Latina Equal Pay Day

According to Equal Pay Today, Latina’s working full time, year-round and part-time earn only 54 cents for every dollar earned by white, non-Hispanic men. Those who work full time year-round earn 57 cents to the dollar. This year, Latina Equal Pay Day falls on December 8th. It takes the average Latina, 12 extra months to earn what the average White, non-Hispanic man earns in a single year.


According to LeanIn, Latinas are paid less than white men and white women. On average, Latinas in the U.S. are paid 51% less than white men and 31% less than white women. The pay gap starts early and from age 16, Latinas are paid less than white boys the same age—and the gap only grows from there, at a 9% gap from ages 16-24, 34% gap from 24-54; and a 42% gap for Latinas 55+. This gap in pay amounts to over $1 million dollars over the span of a 40-year career!

The System is Failing Latinas & Black Women

According to new research by LeanIn.Org and SurveyMonkey, half of Latinas and Black women have struggled to pay for basic necessities like rent and childcare in the past year—and half have less than $300 in savings to fall back on in an emergency.

Latinas Projected to Reach Equal Pay in 2206

Latinas Projected to Reach Equal Pay in 2206: Latinas are overrepresented in undervalued frontline sectors such as leisure and hospitality, retail trade, and other sectors that have lost the most jobs during the pandemic. Latinas are also overrepresented among essential workers who have kept health care and other services going during the pandemic, often at very low pay.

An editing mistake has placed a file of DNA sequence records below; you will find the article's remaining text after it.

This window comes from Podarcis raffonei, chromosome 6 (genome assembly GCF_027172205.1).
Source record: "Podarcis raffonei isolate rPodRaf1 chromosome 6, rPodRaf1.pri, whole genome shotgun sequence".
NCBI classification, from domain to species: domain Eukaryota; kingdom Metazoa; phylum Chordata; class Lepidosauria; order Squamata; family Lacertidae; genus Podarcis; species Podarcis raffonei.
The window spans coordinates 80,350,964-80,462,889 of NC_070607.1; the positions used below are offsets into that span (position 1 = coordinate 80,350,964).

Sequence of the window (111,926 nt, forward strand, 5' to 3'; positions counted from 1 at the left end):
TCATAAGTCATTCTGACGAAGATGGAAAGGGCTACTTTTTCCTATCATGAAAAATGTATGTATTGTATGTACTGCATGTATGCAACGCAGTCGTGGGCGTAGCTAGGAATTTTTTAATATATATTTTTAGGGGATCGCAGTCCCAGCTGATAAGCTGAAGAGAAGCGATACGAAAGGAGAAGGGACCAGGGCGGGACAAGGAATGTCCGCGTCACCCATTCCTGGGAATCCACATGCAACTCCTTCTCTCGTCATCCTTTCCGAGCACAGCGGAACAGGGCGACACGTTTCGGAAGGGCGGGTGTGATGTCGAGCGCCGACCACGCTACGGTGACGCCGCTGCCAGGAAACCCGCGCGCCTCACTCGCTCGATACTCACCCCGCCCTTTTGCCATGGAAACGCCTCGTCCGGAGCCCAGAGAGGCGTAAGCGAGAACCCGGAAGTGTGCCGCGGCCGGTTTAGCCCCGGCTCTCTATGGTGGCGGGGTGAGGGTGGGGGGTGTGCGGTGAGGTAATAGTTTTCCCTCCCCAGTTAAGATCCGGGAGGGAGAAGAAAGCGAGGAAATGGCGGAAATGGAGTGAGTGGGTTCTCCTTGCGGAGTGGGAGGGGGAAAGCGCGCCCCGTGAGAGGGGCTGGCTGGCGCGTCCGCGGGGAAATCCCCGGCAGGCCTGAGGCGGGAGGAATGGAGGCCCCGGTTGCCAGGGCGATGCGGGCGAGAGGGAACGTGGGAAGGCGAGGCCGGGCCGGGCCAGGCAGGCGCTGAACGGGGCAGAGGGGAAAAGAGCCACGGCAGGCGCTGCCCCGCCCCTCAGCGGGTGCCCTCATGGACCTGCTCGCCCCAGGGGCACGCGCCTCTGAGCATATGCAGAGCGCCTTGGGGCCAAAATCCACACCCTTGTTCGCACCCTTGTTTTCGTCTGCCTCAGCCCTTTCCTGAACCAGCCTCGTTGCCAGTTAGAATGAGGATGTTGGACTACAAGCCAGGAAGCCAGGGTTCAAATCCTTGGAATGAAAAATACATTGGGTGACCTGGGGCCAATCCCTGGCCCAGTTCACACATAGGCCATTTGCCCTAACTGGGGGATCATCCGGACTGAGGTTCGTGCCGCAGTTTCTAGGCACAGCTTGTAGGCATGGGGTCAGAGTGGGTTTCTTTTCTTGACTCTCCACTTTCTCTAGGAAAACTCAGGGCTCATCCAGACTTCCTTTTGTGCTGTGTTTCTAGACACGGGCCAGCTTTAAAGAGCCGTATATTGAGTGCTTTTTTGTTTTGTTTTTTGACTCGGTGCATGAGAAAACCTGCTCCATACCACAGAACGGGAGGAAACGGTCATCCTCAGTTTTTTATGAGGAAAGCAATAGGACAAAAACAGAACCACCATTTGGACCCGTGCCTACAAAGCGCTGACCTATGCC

Latinas aren't paid fairly—and that's just the tip of the iceberg

Did you know that nearly 1 in 3 Americans is not aware of the pay gap between Latinas and white men? When Latinas are paid less, they have less money for basic family necessities like rent, groceries, and school supplies. Over time, this impacts families’ ability to invest in savings, higher education, or property.



According to Unidos US, While the challenges that they face in recovering from the recession are shared among women of all races and ethnicities, overcoming the challenges is much more daunting for Hispanic women due to pre-pandemic structural inequalities. Lower wages, fewer job benefits, a lower homeownership rate, lower retirement savings, lower college attainment, and less access to capital all contribute to a wider Latina wealth gap compared to the gap between White women and White men. The pandemic has exacerbated the precarious position of Hispanic women in the workforce and economy.

Closing the Latina Wealth Gap: Building an Inclusive Economic Recovery After COVID | UnidosUS


A study by the UCLA Latino Policy and Politics Initiative found that before the pandemic, the number of Latinas in the U.S. labor force was projected to grow by 25.8%, close to 9 times the projected growth of white women in the labor force (3.1%) from 2019-2029. Meaning Latinas are fundamental to a healthy and productive national workforce that invigorates the U.S. economy and maintains national competitiveness. However, disproportionate effects of the pandemic could slow previously projected increases in the labor force participation of Latinas, ultimately impacting the health and productivity of the workforce and economy at large.


This year Latina Equal Pay Day falls on December 8, highlighting that it takes the average Latina working fulltime year-round, an extra 12 months to earn what the average white non-Hispanic man earns in one year. Too often the assumption is that Latinas face a pay gap because they are concentrated in lower-paying roles. However, even in the same job, Latinas are paid less than white men. For example, Latina workers providing health care on the front lines are paid less than frontline white men- with white men getting paid an average of $63/hour, compared to an average of $43/hour for Latinas (EPI).